The first step is to know your audience. Admissions officers aren’t cold hard judges, waiting, arms folded, lips pursed in a superior sneer, to catch you in a mistake. They’re friendly people who just want to meet you. It’s their job to find students who will succeed and be happy at their schools. They can’t possibly interview every applicant, so they assign these essays as a way to get to know you. To see who you are, and how you present yourself. The only question your essay really needs to answer is, “So, who is this kid?”
But how do you say who you are in 650 words?
Brainstorm. Well… obviously. But not everybody knows how to do it. You don’t sit at your computer and desperately rack your brains for something to write about, grasping onto the first thin reed of an idea and then closing your mind to everything else. The object is to open your mind up. Let your thoughts and feelings bluster and rage without logic or purpose and jot down every idea you have, good or bad. Don’t decide what to write, don’t concentrate on words—DON’T THINK! You’re not trying to figure something out. You’re trying to find something.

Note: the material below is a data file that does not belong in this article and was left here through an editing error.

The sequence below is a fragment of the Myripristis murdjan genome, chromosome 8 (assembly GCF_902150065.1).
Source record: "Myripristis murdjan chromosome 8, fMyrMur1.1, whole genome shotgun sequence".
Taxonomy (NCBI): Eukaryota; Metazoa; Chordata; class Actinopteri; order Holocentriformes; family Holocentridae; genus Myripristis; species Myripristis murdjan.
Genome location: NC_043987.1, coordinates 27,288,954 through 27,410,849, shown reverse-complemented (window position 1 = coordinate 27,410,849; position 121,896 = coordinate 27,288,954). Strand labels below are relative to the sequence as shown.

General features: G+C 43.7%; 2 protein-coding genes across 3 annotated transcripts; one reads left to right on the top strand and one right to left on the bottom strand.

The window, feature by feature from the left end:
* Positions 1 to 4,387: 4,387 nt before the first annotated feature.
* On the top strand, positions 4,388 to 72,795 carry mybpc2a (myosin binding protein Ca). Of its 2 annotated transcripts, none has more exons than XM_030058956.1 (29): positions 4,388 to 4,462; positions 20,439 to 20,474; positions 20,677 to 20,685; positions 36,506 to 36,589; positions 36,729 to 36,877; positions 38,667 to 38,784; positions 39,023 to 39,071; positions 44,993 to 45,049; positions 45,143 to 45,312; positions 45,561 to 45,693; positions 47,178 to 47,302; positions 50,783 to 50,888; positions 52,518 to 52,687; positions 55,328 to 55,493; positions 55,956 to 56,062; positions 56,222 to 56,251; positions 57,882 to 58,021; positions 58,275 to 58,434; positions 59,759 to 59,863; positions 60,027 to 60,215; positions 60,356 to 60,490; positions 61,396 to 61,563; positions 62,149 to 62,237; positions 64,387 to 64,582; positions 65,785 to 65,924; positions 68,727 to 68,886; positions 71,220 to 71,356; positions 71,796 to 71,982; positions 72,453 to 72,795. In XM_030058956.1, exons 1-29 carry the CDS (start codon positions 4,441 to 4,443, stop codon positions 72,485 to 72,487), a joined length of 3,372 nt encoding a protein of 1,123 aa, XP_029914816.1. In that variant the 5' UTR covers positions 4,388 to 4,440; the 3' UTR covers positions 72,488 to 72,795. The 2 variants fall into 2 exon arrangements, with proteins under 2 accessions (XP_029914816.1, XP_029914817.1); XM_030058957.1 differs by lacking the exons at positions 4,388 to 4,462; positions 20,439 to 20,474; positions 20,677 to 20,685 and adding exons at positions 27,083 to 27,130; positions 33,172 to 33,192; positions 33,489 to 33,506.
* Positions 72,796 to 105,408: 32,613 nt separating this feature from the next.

Think of yourself as a character in a book. (Though this one is a bit college-app-centric, it holds true for any autobiographical writing.) It’s hard to recognize the patterns of our own lives while we’re living them, but if we step back and look at our lives as a story, and ourselves as the main character, the important moments become clear. Ask yourself “Who is this character and how did he get that way? What is she into? What sparked that interest? What were the big events in his or her life and how did those events change them?” Sometimes the best way to get closer is to distance yourself.